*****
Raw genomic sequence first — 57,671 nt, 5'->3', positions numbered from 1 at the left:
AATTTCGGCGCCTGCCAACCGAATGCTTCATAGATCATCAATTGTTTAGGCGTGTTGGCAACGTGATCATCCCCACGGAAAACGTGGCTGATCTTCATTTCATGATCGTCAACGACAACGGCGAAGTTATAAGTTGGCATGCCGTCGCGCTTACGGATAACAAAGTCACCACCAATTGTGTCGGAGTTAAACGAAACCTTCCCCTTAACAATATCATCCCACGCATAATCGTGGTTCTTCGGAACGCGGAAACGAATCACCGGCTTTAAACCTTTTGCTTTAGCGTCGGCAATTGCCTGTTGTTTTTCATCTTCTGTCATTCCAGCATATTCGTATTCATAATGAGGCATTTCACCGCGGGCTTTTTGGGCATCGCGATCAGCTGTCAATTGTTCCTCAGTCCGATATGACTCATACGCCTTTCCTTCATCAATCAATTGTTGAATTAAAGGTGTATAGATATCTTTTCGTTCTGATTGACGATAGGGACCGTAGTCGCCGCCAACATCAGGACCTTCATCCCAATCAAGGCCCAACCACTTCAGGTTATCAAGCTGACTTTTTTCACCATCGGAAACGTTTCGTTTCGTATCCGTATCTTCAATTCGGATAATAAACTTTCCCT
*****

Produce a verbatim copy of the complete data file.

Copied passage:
Raw genomic sequence first — 57,671 nt, 5'->3', positions numbered from 1 at the left:
AATTTCGGCGCCTGCCAACCGAATGCTTCATAGATCATCAATTGTTTAGGCGTGTTGGCAACGTGATCATCCCCACGGAAAACGTGGCTGATCTTCATTTCATGATCGTCAACGACAACGGCGAAGTTATAAGTTGGCATGCCGTCGCGCTTACGGATAACAAAGTCACCACCAATTGTGTCGGAGTTAAACGAAACCTTCCCCTTAACAATATCATCCCACGCATAATCGTGGTTCTTCGGAACGCGGAAACGAATCACCGGCTTTAAACCTTTTGCTTTAGCGTCGGCAATTGCCTGTTGTTTTTCATCTTCTGTCATTCCAGCATATTCGTATTCATAATGAGGCATTTCACCGCGGGCTTTTTGGGCATCGCGATCAGCTGTCAATTGTTCCTCAGTCCGATATGACTCATACGCCTTTCCTTCATCAATCAATTGTTGAATTAAAGGTGTATAGATATCTTTTCGTTCTGATTGACGATAGGGACCGTAGTCGCCGCCAACATCAGGACCTTCATCCCAATCAAGGCCCAACCACTTCAGGTTATCAAGCTGACTTTTTTCACCATCGGAAACGTTTCGTTTCGTATCCGTATCTTCAATTCGGATAATAAACTTTCCCT